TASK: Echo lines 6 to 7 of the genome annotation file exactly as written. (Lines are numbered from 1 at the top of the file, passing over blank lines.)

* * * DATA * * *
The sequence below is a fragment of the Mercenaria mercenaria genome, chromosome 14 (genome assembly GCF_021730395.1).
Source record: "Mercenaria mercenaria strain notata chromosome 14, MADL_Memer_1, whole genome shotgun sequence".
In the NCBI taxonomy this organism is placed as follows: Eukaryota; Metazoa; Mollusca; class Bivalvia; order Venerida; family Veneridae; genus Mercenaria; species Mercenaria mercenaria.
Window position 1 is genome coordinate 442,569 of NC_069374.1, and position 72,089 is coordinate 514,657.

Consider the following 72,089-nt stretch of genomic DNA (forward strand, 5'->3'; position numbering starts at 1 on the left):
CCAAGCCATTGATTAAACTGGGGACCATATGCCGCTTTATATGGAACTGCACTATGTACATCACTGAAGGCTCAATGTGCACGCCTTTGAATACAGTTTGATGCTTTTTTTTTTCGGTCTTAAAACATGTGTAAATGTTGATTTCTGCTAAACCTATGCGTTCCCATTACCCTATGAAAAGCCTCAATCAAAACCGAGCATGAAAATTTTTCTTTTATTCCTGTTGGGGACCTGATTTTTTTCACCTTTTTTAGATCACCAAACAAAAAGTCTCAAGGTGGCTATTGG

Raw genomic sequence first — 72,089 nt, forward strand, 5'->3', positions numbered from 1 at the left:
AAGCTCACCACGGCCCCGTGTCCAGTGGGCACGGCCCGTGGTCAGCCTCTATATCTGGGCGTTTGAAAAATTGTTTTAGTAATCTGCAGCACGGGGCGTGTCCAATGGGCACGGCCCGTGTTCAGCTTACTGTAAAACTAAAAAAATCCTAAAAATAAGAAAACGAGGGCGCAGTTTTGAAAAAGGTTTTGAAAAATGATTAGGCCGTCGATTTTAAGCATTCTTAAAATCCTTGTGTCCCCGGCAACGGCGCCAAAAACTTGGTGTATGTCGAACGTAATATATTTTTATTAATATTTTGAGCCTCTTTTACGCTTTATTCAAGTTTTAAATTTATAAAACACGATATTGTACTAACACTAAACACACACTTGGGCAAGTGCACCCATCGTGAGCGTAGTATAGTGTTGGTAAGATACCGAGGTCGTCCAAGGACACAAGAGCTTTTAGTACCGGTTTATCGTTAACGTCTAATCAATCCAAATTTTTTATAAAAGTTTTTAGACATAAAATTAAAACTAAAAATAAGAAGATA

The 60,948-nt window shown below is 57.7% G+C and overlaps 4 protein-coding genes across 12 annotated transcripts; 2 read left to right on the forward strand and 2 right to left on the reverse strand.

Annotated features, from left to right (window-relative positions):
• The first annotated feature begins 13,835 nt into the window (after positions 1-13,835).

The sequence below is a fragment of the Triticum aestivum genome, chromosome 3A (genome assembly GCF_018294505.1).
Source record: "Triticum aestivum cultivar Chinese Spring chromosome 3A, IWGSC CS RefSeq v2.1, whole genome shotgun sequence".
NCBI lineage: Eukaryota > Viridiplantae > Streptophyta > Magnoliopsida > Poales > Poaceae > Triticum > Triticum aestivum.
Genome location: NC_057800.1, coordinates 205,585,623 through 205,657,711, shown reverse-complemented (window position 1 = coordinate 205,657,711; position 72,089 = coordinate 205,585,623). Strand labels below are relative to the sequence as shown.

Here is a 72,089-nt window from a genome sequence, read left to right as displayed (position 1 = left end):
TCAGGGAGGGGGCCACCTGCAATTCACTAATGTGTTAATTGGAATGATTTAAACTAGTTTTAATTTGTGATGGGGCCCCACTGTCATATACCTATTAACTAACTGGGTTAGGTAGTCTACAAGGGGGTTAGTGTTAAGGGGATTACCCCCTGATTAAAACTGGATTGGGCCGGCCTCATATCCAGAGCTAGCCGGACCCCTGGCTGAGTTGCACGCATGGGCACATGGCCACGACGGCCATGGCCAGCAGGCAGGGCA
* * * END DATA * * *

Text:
CCAAGCCATTGATTAAACTGGGGACCATATGCCGCTTTATATGGAACTGCACTATGTACATCACTGAAGGCTCAATGTGCACGCCTTTGAATACAGTTTGATGCTTTTTTTTTTCGGTCTTAAAACATGTGTAAATGTTGATTTCTGCTAAACCTATGCGTTCCCATTACCCTATGAAAAGCCTCAATCAAAACCGAGCATGAAAATTTTTCTTTTATTCCTGTTGGGGACCTGATTTTTTTCACCTTTTTTAGATCACCAAACAAAAAGTCTCAAGGTGGCTATTGG

Raw genomic sequence first — 72,089 nt, forward strand, 5'->3', positions numbered from 1 at the left: